As the last hundred years have shown, successful innovations rise from not only great technologies, but also excellent business models.

Ford’s production line, for a standardized product, was as much a story of process technology as of great business-model insight. EBay’s auction site couples great technology with the ability to leverage network economics.

Each enterprise will require a different combination of technology and business-model change to effect innovation, and each type of innovation will require tailored management practices. What can a CIO do about that? The answer: lots—if he or she understands the process of innovation and the role that information technologies play.

For any organization, investing in innovation and innovative processes creates an opportunity to grow by bringing improved products and services to the market. In addition, a company can innovate to alter the competitive landscape. Consider how Apple Computer shifted the competitive environment with its iPod and iTunes innovations. In the same way, Southwest Airlines developed a unique business model that avoided hubs.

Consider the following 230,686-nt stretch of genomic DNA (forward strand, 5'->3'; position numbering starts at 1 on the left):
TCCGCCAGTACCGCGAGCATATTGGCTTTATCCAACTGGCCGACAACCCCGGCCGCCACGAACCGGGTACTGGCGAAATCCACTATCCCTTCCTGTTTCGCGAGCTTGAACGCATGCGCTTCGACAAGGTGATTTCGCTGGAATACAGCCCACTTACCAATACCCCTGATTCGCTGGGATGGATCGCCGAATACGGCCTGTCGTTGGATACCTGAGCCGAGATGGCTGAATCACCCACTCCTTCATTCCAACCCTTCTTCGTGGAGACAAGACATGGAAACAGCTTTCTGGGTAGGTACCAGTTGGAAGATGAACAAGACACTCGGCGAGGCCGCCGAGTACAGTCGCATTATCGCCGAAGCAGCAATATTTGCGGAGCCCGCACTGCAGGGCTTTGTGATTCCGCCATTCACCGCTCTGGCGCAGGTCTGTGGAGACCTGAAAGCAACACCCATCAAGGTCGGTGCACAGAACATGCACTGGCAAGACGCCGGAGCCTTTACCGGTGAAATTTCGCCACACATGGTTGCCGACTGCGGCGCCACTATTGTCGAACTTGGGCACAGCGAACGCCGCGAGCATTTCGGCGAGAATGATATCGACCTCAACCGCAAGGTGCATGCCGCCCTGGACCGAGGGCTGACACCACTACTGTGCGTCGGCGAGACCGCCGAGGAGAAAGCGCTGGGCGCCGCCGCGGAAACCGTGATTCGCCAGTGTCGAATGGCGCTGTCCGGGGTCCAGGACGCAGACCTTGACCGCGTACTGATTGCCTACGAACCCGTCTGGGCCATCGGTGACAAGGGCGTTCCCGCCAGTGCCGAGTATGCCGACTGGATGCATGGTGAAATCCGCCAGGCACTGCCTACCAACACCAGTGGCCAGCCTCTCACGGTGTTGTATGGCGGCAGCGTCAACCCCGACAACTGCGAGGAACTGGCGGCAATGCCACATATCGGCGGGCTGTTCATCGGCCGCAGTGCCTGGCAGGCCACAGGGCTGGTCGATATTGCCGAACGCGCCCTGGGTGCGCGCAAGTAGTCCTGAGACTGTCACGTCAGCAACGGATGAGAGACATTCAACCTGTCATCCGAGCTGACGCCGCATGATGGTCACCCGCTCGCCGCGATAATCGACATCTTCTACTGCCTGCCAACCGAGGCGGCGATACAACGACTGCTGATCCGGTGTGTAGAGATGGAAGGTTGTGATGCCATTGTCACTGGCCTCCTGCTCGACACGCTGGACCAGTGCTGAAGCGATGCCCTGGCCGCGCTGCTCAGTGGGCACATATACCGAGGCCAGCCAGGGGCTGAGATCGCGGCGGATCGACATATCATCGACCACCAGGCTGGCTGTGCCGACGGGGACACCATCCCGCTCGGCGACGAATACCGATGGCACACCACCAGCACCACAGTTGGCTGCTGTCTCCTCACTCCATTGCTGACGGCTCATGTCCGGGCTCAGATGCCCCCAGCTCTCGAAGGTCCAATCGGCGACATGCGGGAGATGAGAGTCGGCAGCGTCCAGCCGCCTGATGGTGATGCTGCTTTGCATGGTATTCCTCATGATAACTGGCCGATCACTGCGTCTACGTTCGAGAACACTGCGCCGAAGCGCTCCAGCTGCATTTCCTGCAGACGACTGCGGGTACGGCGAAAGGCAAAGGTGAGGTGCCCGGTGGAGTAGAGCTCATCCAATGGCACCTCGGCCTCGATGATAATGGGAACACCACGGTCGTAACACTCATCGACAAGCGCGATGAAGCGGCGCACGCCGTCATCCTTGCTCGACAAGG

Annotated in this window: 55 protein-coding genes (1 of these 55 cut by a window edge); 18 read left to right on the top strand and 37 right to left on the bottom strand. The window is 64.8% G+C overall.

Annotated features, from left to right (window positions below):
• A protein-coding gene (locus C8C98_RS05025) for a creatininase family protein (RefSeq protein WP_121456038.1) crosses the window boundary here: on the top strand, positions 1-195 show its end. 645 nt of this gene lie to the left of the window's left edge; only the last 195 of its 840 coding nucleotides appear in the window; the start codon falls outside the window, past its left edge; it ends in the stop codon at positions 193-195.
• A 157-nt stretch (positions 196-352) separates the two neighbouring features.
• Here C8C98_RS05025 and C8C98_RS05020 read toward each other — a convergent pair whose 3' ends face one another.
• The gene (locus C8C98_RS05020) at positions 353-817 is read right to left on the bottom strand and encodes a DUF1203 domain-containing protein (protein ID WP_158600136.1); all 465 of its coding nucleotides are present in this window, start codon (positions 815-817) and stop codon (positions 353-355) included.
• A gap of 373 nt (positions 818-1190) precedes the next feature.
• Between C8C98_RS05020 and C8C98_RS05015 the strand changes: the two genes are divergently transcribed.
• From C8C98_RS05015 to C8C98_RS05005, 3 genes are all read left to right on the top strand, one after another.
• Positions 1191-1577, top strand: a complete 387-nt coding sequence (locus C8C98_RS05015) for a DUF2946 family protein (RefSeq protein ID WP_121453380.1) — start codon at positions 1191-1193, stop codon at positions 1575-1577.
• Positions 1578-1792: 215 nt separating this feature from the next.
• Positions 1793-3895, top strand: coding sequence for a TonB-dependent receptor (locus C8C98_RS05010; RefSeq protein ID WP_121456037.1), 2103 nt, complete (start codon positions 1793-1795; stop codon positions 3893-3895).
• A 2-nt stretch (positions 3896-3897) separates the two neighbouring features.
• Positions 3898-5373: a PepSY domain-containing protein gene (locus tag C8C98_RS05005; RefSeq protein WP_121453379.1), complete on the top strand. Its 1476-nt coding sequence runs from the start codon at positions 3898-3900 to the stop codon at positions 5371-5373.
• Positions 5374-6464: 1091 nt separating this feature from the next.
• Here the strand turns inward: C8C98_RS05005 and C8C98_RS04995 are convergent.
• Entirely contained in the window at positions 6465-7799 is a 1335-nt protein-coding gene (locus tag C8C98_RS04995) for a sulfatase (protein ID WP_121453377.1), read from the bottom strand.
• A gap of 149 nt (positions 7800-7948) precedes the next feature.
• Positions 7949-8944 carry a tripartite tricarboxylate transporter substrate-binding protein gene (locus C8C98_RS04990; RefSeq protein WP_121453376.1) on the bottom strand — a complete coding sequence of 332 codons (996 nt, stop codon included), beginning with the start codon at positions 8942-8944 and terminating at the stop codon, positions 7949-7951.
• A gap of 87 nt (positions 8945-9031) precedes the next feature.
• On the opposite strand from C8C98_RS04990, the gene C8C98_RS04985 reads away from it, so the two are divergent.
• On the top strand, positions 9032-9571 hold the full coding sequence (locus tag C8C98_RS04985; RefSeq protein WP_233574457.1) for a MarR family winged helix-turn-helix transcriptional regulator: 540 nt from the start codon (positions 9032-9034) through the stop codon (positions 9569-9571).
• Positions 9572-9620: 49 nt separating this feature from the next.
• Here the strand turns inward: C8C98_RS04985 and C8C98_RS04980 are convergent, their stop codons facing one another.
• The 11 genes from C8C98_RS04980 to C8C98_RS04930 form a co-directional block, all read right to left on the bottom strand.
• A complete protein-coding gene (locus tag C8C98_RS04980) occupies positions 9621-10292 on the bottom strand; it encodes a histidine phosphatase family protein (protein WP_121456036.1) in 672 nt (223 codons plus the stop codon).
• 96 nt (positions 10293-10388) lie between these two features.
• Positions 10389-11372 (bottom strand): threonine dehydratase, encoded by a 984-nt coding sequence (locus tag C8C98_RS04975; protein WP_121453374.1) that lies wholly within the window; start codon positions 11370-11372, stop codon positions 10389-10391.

Innovation is a management process that, to be effective, requires tailor-made tools and management systems. And when a company’s innovation engine runs properly, innovation becomes a steady source of value, rather than a series of isolated, random events.

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